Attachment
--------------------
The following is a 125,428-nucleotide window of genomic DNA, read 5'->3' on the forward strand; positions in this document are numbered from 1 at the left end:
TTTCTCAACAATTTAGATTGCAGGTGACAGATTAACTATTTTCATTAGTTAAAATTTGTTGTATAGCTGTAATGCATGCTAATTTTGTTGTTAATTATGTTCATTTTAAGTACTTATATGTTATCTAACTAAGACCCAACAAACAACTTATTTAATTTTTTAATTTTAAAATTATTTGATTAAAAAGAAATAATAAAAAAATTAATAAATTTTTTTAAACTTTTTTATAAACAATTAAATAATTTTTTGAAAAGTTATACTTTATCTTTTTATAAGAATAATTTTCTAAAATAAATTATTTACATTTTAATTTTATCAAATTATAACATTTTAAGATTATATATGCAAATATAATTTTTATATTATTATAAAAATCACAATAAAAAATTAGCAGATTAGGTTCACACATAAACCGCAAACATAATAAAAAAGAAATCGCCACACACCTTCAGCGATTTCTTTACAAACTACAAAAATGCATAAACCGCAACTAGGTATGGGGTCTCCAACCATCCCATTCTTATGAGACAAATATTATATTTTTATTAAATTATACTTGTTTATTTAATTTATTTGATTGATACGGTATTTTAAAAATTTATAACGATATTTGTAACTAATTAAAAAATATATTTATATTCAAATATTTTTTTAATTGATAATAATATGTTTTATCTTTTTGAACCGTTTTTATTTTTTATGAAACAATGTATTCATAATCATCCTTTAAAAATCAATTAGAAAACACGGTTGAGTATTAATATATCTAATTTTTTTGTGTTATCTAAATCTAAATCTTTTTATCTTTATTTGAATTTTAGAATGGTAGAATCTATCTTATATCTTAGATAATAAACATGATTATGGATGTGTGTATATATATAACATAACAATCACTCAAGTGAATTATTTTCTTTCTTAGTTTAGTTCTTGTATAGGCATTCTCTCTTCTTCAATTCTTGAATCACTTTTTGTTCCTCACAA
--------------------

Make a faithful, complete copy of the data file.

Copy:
The following is a 125,428-nucleotide window of genomic DNA, read 5'->3' on the forward strand; positions in this document are numbered from 1 at the left end:
TTTCTCAACAATTTAGATTGCAGGTGACAGATTAACTATTTTCATTAGTTAAAATTTGTTGTATAGCTGTAATGCATGCTAATTTTGTTGTTAATTATGTTCATTTTAAGTACTTATATGTTATCTAACTAAGACCCAACAAACAACTTATTTAATTTTTTAATTTTAAAATTATTTGATTAAAAAGAAATAATAAAAAAATTAATAAATTTTTTTAAACTTTTTTATAAACAATTAAATAATTTTTTGAAAAGTTATACTTTATCTTTTTATAAGAATAATTTTCTAAAATAAATTATTTACATTTTAATTTTATCAAATTATAACATTTTAAGATTATATATGCAAATATAATTTTTATATTATTATAAAAATCACAATAAAAAATTAGCAGATTAGGTTCACACATAAACCGCAAACATAATAAAAAAGAAATCGCCACACACCTTCAGCGATTTCTTTACAAACTACAAAAATGCATAAACCGCAACTAGGTATGGGGTCTCCAACCATCCCATTCTTATGAGACAAATATTATATTTTTATTAAATTATACTTGTTTATTTAATTTATTTGATTGATACGGTATTTTAAAAATTTATAACGATATTTGTAACTAATTAAAAAATATATTTATATTCAAATATTTTTTTAATTGATAATAATATGTTTTATCTTTTTGAACCGTTTTTATTTTTTATGAAACAATGTATTCATAATCATCCTTTAAAAATCAATTAGAAAACACGGTTGAGTATTAATATATCTAATTTTTTTGTGTTATCTAAATCTAAATCTTTTTATCTTTATTTGAATTTTAGAATGGTAGAATCTATCTTATATCTTAGATAATAAACATGATTATGGATGTGTGTATATATATAACATAACAATCACTCAAGTGAATTATTTTCTTTCTTAGTTTAGTTCTTGTATAGGCATTCTCTCTTCTTCAATTCTTGAATCACTTTTTGTTCCTCACAA